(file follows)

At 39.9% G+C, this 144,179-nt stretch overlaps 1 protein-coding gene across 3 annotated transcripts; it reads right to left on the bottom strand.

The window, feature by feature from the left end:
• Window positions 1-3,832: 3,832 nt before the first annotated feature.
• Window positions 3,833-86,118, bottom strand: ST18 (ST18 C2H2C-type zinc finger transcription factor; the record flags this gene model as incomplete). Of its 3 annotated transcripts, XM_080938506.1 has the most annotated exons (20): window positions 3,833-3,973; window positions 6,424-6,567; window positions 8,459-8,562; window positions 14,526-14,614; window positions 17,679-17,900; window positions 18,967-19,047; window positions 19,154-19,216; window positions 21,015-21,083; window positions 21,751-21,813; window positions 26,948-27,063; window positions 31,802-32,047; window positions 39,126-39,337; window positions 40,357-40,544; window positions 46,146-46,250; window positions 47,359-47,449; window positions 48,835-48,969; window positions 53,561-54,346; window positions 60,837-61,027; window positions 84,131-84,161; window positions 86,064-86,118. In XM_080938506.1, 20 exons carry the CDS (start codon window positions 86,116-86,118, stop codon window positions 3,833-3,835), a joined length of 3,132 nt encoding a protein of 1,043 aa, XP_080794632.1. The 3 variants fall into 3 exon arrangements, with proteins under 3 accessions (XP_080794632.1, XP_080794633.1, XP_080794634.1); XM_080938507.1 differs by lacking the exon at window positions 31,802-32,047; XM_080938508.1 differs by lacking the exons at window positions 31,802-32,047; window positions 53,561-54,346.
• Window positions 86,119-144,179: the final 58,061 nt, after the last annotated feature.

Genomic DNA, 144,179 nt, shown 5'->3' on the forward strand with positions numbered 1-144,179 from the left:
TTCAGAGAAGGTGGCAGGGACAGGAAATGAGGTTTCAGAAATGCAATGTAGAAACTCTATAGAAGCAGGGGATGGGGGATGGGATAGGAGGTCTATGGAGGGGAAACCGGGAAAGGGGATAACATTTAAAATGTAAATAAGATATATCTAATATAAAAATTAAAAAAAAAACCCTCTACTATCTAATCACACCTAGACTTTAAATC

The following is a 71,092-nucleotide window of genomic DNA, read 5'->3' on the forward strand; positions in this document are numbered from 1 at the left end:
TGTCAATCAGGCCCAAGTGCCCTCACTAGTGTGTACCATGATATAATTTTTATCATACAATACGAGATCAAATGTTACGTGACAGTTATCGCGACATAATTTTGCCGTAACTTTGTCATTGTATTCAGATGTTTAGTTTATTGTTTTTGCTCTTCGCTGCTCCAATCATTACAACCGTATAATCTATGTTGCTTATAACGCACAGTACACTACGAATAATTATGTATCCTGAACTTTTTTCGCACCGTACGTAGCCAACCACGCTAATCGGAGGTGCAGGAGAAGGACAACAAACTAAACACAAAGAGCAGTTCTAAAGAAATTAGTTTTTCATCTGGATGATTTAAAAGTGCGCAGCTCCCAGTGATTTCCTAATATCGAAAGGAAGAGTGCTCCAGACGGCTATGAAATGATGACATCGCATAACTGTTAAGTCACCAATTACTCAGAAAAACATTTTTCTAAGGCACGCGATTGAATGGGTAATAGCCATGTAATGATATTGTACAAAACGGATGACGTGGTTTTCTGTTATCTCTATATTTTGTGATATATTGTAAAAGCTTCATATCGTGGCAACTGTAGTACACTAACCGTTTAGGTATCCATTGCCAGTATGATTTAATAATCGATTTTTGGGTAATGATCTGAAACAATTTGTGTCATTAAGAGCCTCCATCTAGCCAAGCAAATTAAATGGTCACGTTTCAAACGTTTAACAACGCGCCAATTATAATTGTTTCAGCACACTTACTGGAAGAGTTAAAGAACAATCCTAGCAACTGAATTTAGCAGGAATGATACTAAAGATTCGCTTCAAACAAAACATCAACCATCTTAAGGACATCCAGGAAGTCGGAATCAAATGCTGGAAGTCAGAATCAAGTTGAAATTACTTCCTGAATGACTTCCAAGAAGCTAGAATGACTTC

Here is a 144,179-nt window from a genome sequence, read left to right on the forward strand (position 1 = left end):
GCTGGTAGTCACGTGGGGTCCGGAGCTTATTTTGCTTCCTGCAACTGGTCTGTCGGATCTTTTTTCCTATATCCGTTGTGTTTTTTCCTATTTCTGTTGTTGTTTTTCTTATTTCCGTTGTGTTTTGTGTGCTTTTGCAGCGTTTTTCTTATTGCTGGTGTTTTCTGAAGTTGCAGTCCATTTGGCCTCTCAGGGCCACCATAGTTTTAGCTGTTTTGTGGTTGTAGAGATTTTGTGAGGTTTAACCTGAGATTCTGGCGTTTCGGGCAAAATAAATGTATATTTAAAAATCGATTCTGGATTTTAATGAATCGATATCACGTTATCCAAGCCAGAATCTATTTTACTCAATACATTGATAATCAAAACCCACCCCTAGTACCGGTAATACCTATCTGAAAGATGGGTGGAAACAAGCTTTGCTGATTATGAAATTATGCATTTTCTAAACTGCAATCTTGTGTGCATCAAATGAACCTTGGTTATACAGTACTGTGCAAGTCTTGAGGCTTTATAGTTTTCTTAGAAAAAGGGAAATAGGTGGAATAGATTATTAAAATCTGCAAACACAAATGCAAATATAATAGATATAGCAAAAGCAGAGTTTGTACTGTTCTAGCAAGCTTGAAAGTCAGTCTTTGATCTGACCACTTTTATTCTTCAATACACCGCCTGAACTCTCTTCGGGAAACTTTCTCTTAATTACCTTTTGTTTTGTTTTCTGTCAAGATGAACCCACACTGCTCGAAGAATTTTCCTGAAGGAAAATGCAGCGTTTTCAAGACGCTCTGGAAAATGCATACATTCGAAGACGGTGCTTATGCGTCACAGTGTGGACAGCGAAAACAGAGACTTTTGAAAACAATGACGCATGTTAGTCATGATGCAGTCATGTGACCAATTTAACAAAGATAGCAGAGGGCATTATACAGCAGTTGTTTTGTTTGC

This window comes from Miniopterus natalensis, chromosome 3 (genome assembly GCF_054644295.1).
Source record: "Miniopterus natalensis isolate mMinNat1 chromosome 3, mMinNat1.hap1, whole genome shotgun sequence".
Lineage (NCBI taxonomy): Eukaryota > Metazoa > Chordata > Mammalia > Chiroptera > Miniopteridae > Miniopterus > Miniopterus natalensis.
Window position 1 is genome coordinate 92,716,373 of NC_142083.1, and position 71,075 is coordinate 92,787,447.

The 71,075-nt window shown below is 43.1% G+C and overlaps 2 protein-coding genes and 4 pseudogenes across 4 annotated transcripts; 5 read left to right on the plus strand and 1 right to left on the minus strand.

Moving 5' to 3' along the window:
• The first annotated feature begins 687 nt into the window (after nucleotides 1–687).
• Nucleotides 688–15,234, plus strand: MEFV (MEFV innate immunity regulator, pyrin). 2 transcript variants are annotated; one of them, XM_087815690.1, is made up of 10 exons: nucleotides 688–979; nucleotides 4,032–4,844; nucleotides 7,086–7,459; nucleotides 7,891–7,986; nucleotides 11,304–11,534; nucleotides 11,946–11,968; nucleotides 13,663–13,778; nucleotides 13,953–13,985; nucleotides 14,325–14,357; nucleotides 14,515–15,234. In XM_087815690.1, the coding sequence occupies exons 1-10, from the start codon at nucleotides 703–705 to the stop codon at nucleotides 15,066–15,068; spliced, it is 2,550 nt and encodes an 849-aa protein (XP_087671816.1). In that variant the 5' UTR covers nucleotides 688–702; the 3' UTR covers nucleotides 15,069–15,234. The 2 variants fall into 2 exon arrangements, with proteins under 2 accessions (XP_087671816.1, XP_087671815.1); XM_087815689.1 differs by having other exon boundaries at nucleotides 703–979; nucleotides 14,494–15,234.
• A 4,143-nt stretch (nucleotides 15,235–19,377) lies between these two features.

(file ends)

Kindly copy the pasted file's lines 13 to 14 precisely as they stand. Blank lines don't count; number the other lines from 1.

Source record: "Miniopterus natalensis isolate mMinNat1 chromosome 3, mMinNat1.hap1, whole genome shotgun sequence".
Lineage (NCBI taxonomy): Eukaryota > Metazoa > Chordata > Mammalia > Chiroptera > Miniopteridae > Miniopterus > Miniopterus natalensis.